Have you ever been told “how white you are, get some sun "or" you don't have melanin? You never get tanned!”. Well, if it has never happened to you you are very lucky. If, on the other hand, you always hear the same story every year, welcome to the pale face club.

But why in the summer some people tan more than others? What is melanin and how does it work?

When we expose ourselves to the sun and UV rays hit our skin, a protective mechanism triggered by melanocytes is activated, epidermal cells, which produce melanin. Melanocytes are dendritic cells formed by a central body which in this case rests on the deepest layer of the dermis, and from extensions that reach the keratinocytes, other skin cells more on the surface. Imagine an upside-down jellyfish with its tentacles that go outwards.

Each melanocyte carries with it granules rich in melanin and stores them in the central body. When UV rays hit these cells, they begin to produce more and more melanin and push it to the surface thanks to their dendrites. Melanin is a dark pigment that absorbs the sun's rays that penetrate the epidermis and transforms them into heat. The accumulation of this substance is responsible for the tanning effect.

But why not all of us get the same tan?

Not all of us produce the same amount of melanin and this also depends on the number of melanocytes present in the body. Usually, those with fair skin tend to produce less melanin than those with dark skin and for this reason those with fair skin burn more easily.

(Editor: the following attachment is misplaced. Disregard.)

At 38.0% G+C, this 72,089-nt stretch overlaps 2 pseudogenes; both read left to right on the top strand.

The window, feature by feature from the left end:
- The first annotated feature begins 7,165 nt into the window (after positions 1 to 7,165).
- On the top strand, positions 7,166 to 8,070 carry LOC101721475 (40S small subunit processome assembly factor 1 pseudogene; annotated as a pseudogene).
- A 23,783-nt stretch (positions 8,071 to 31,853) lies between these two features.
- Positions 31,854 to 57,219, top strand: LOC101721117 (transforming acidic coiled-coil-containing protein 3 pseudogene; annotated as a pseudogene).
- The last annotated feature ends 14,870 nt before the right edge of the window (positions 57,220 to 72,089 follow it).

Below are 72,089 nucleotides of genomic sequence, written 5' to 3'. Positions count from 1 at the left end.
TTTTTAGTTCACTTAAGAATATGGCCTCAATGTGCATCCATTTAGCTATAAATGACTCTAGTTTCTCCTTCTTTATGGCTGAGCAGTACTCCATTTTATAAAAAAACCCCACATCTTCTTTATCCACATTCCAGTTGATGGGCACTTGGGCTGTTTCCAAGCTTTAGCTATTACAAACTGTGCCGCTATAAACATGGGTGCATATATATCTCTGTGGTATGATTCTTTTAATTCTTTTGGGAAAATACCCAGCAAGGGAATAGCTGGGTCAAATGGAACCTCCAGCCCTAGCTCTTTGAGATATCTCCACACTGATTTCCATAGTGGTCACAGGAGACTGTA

Melanin, absorbing the sun's rays, acts as an umbrella for our skin cells, protecting us from the harmful effects that UVs can have.

The lobster effect is in fact due to the fact that the skin does not have the amount of melanin sufficient to protect itself from the sun's rays, therefore the DNA of the epidermal cells is damaged and these cells end up committing suicide by undergoing apoptosis, or cell death. When the body becomes aware of these apoptotic mechanisms that are taking place, blood flow increases in the affected areas so you turn red like lobsters and depending on the degree of burn you may or may not form bubbles.

Here it is, because we remind you to gradually expose yourself to the sun, possibly avoiding the hottest central hours and always protect yourself with sunscreen, both before and after tanning.

It is not true that putting the cream slows down the tan, rather, it avoids burns and scalds that could damage your skin in the long run and increase the risk of cancer.

With this we don't want to tell you that the sun hurts, rather, has numerous beneficial effects such as stimulating the synthesis of Vitamin D necessary for many body functions. However, like any medicine you have to take it in the right doses and be careful.